No doubt there are many pro-abortion rights folks who are at the same time anti-cloning. But this is totally inconsistent of them; they don't have a logical leg to stand on. What basis besides prejudice and whim can they offer for this approval of the worse and disapproval of the less bad? None at all. Their condemnation of cloning arises not from principle but, most likely, from their not yet having grown used to the idea; or from long-ago teenage impressions of Huxley's novel; or from personal self-interest (that is, the low probability of their having to resort to cloning versus the relatively high probability of their having to resort to abortion).

Unless that cultural revolution I mentioned earlier comes along, displacing America's regnant secularism, the world will become increasingly safe not only for abortion but for euthanasia, cloning, and numerous other antihuman perversities.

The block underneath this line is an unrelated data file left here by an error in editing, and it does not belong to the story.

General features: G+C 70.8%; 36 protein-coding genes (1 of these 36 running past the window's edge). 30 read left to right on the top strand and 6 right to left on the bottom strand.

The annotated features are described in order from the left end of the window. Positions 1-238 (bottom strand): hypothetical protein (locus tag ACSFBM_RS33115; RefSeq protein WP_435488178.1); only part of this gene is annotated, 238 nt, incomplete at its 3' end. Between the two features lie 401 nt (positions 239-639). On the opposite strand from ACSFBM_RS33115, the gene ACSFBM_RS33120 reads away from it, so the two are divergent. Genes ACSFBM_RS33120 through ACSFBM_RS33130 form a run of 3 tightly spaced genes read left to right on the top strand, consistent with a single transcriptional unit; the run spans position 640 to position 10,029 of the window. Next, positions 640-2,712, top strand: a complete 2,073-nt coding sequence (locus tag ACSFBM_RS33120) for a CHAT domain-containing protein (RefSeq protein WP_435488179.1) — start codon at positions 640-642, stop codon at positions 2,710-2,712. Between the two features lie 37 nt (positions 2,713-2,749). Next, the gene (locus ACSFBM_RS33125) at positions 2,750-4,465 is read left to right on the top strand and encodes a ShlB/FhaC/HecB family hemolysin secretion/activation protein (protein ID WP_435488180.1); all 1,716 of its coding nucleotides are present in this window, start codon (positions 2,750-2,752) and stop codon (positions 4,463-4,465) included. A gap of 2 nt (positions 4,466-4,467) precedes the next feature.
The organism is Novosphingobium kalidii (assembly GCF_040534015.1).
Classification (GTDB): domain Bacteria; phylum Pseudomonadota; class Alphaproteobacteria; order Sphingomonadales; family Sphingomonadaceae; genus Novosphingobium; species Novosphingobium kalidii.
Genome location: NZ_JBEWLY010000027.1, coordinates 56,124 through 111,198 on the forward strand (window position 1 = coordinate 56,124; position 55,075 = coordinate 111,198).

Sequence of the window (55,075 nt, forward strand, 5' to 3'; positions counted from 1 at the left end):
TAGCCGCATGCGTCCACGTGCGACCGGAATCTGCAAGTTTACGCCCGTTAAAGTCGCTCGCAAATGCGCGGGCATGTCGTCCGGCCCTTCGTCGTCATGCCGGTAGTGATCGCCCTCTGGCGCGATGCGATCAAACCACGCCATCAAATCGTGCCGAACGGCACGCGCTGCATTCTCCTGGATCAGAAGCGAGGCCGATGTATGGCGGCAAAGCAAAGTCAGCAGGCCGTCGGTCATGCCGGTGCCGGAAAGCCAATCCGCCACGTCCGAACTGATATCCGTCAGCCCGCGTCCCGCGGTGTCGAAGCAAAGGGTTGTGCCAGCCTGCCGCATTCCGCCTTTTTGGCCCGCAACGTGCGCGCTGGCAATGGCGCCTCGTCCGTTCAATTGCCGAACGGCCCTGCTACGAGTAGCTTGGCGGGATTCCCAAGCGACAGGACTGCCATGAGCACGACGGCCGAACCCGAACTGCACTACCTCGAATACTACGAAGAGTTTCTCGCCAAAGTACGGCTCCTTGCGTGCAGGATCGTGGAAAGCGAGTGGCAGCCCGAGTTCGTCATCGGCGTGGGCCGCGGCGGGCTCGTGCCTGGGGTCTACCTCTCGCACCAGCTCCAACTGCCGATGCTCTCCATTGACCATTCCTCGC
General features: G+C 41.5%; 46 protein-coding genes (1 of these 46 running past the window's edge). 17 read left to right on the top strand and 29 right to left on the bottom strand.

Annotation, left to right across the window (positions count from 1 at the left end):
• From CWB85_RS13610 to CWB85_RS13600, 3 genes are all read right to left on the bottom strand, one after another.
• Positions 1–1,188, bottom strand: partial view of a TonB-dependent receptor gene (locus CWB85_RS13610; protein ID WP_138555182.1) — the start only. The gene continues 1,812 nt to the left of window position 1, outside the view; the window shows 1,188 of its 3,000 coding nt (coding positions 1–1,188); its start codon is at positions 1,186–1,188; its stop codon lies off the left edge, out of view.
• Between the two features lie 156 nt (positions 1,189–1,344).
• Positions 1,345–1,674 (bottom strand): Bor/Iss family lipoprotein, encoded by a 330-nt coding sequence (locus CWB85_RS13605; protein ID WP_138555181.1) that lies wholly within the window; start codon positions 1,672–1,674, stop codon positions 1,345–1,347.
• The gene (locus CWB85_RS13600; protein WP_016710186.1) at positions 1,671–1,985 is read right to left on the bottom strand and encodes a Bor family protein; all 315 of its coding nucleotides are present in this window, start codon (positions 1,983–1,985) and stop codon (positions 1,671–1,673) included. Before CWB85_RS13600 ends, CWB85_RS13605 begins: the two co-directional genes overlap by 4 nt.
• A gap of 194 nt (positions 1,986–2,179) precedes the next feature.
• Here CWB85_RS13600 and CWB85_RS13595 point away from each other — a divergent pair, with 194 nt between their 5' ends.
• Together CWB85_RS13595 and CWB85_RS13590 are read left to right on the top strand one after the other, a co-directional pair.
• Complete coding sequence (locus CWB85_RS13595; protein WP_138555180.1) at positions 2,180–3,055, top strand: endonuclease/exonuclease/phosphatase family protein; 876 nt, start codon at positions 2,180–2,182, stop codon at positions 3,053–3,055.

We are, it seems, marching to dystopia, where, thanks to cloning, all the girls will be blond and shapely, all the boys tall and athletic. And when the boys get the girls pregnant, they will be free to choose between (a) having abortions, and (b) cloning embryos and selling the clones. And when the girls begin to lose their looks and the boys their muscle tone, euthanasia will rescue them before their once lovely bodies become a cause of embarrassment.

O brave new world, toward which we eagerly wend our way!

David R. Carlin, a former member of the Rhode Island Senate, was a Democratic candidate for the U.S. House of Representatives in 1992. He is Associate Professor of Sociology at the Community College of Rhode Island.

On The Other Hand

Hatred Under Ice?

Peter L. Berger